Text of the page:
So, I’m writing a book about growing up with my brother. And, having never written a memoir-style book before, I thought it would be good to do a little research. I picked up a copy of Expecting Adam from the Provo City Library, remembering my mom telling me about it years ago. She said it was about a woman who used to be Mormon (which I am), talking about giving birth to a boy with Down syndrome (which my brother has). Great! This will fit perfectly!
Or not. In fact, within the first fifty pages or so, I found myself just kind of staring at the book thinking, “Who is this woman?” Don’t get me wrong – it’s incredibly well written. And I was expecting this pregnancy and diagnosis to be a real change of perception for Martha, the author. I just don’t think I was prepared for a perception change of this magnitude.
The problem was, she started off so confoundedly ignorant. And not in the “I don’t know much about Downs” kind of way. More in the “I didn’t know Downs people were capable of intelligent thought” way. And I sat there, completely stupefied by it all, and it slowly dawned on me just how abnormal my childhood was.
My brother has Downs. (He also has Autism, but we didn’t realize that until much later.) He was born when I was three years old. I grew up thinking Down syndrome was about as “different” as red hair. Uncommon, yes. An actual problem, of course not! So when I picked up this book, I was looking for ideas about the organization and style of my own book. By the time I was halfway through, however, I realized the gaping hole I would have otherwise left in my writing: I assume everyone is familiar with special needs.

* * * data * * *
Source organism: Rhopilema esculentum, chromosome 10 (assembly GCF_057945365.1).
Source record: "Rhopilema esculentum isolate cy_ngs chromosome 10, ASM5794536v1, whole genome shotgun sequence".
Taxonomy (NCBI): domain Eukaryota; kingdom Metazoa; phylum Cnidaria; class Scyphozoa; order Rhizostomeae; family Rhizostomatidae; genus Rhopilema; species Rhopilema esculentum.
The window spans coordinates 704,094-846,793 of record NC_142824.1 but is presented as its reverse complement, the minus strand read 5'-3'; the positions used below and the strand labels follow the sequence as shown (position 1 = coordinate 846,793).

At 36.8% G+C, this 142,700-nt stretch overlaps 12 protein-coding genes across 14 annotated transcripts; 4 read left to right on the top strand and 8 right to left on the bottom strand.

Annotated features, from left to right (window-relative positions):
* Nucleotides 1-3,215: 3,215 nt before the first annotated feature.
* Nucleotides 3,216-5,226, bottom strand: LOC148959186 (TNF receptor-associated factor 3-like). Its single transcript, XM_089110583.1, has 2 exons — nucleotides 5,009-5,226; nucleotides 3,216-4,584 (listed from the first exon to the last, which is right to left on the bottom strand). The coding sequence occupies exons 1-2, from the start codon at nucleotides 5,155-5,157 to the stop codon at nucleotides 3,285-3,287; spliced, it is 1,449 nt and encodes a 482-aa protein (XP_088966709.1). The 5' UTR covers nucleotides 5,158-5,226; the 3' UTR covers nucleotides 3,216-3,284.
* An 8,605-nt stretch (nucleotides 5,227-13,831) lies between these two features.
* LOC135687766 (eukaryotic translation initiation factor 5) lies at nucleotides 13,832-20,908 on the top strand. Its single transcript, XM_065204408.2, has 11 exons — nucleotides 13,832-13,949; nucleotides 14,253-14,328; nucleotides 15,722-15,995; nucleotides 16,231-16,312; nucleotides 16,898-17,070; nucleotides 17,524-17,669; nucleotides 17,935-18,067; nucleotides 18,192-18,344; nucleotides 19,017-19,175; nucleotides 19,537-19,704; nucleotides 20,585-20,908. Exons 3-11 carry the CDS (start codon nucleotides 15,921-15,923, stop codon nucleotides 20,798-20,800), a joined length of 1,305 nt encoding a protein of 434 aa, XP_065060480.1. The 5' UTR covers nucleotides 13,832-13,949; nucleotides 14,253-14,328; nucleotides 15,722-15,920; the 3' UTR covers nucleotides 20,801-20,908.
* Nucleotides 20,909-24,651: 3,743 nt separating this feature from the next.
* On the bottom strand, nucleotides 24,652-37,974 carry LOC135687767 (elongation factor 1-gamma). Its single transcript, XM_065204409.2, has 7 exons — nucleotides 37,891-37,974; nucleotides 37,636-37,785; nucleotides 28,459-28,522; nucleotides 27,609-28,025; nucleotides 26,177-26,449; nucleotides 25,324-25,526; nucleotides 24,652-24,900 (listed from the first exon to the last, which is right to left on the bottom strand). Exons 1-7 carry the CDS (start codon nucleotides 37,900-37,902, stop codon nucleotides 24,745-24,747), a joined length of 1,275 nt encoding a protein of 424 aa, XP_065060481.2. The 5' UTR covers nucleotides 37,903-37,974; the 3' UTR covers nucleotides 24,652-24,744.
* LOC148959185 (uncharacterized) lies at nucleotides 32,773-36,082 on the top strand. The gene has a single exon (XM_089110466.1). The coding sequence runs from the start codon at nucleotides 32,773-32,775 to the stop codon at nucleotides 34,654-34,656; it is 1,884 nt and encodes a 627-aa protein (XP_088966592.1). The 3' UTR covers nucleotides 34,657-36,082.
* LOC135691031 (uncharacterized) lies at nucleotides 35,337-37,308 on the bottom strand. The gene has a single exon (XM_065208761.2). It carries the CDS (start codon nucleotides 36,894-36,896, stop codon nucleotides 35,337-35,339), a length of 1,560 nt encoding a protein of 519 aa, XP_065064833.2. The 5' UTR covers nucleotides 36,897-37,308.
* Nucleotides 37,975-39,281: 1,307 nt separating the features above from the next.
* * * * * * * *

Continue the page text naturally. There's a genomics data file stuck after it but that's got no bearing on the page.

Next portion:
And if Expecting Adam showed me anything, it is just how uncomfortable some people can be with the idea that a child is imperfect. I’ve always assumed that every child is imperfect; I was born perfectly healthy, with a reasonably high IQ, and I still managed to shut myself into my own locker in junior high school. I take for granted that everyone understands that we all have different strengths and weaknesses, and some of those – like Down syndrome – are more visible to others, while others – like a short temper or an anxiety disorder – can be hidden a little longer. But Martha Beck has pointed out to me that many people go their whole lives suppressing this, putting on a good face, and pretending to be perfect. And for some inane reason, they think they’re succeeding.
This book frequently made me want to throw things across the room. (See “short temper,” discussed above.) And then it made me just want to sit down with people and talk, and tell them about my own experiences. It made me want to tear down the walls people put around themselves and just talk to the real person inside us all, the one that’s so terrified of getting eaten alive that it never comes out to see the sunlight. And as angry as I was at all the people in Martha’s life telling her to get an abortion, or ignoring her new baby, or at Martha’s own doubts – which made zero sense to me, because I never went through this paradigm shift – I mostly just wanted to find all those people and give them a copy of this book.
I’ve frequently read the phrase, “If you’re offended by this, I’m offended by you.” And even though I wanted to throw eggs at the homes of some of the doctors and nurses and Harvard professors in this book who thought that Martha’s son Adam would never amount to much, this book has taught me that that phrase is ridiculous. I propose replacing it with, “If you’re offended by this, please tell me why. I’d like to share my own experience.” If you’re uncomfortable around people with special needs, that’s where you’re at. You don’t have to pretend otherwise. But please read this book. It will help answer questions, break down fears, and resolve confusions. And at the same time, you’ll end up with questions you never even thought of.
Well, there’s my soap box. Expecting Adam is a beautiful book, a sacred journey through the author’s soul, and a life-changing read. ♥